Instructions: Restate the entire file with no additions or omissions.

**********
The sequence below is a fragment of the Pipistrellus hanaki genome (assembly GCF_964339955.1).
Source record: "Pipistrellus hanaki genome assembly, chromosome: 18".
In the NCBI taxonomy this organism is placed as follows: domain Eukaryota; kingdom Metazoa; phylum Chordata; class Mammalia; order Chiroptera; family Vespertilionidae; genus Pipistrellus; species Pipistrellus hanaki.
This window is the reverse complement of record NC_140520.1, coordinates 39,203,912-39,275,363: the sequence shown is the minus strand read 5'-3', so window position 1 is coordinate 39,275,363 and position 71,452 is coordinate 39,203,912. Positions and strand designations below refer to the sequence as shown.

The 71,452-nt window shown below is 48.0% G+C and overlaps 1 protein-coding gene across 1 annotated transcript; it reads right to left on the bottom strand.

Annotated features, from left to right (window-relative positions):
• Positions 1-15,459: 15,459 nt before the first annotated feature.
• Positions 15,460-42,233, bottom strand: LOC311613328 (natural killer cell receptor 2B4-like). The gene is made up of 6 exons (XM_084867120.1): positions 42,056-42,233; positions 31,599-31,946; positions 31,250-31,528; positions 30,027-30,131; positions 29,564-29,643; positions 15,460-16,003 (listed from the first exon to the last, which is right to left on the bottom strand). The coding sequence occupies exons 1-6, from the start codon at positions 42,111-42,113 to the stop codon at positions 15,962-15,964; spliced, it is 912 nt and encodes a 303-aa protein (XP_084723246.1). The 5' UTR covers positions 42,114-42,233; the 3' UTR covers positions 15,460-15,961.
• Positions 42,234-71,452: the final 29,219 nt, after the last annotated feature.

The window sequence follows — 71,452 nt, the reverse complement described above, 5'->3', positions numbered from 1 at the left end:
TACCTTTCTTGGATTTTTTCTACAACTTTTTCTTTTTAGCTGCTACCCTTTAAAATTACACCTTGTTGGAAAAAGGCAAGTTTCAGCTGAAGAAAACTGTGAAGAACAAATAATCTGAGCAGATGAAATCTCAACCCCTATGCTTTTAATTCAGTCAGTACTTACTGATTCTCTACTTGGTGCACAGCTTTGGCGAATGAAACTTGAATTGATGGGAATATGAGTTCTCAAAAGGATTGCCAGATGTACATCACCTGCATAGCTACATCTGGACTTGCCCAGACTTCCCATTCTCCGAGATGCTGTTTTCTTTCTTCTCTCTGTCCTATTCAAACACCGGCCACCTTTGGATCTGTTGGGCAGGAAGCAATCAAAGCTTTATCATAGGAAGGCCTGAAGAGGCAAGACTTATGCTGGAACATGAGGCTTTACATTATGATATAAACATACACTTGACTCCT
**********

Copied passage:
The sequence below is a fragment of the Pipistrellus hanaki genome (assembly GCF_964339955.1).
Source record: "Pipistrellus hanaki genome assembly, chromosome: 18".
In the NCBI taxonomy this organism is placed as follows: domain Eukaryota; kingdom Metazoa; phylum Chordata; class Mammalia; order Chiroptera; family Vespertilionidae; genus Pipistrellus; species Pipistrellus hanaki.
This window is the reverse complement of record NC_140520.1, coordinates 39,203,912-39,275,363: the sequence shown is the minus strand read 5'-3', so window position 1 is coordinate 39,275,363 and position 71,452 is coordinate 39,203,912. Positions and strand designations below refer to the sequence as shown.

The 71,452-nt window shown below is 48.0% G+C and overlaps 1 protein-coding gene across 1 annotated transcript; it reads right to left on the bottom strand.

Annotated features, from left to right (window-relative positions):
• Positions 1-15,459: 15,459 nt before the first annotated feature.
• Positions 15,460-42,233, bottom strand: LOC311613328 (natural killer cell receptor 2B4-like). The gene is made up of 6 exons (XM_084867120.1): positions 42,056-42,233; positions 31,599-31,946; positions 31,250-31,528; positions 30,027-30,131; positions 29,564-29,643; positions 15,460-16,003 (listed from the first exon to the last, which is right to left on the bottom strand). The coding sequence occupies exons 1-6, from the start codon at positions 42,111-42,113 to the stop codon at positions 15,962-15,964; spliced, it is 912 nt and encodes a 303-aa protein (XP_084723246.1). The 5' UTR covers positions 42,114-42,233; the 3' UTR covers positions 15,460-15,961.
• Positions 42,234-71,452: the final 29,219 nt, after the last annotated feature.

The window sequence follows — 71,452 nt, the reverse complement described above, 5'->3', positions numbered from 1 at the left end:
TACCTTTCTTGGATTTTTTCTACAACTTTTTCTTTTTAGCTGCTACCCTTTAAAATTACACCTTGTTGGAAAAAGGCAAGTTTCAGCTGAAGAAAACTGTGAAGAACAAATAATCTGAGCAGATGAAATCTCAACCCCTATGCTTTTAATTCAGTCAGTACTTACTGATTCTCTACTTGGTGCACAGCTTTGGCGAATGAAACTTGAATTGATGGGAATATGAGTTCTCAAAAGGATTGCCAGATGTACATCACCTGCATAGCTACATCTGGACTTGCCCAGACTTCCCATTCTCCGAGATGCTGTTTTCTTTCTTCTCTCTGTCCTATTCAAACACCGGCCACCTTTGGATCTGTTGGGCAGGAAGCAATCAAAGCTTTATCATAGGAAGGCCTGAAGAGGCAAGACTTATGCTGGAACATGAGGCTTTACATTATGATATAAACATACACTTGACTCCT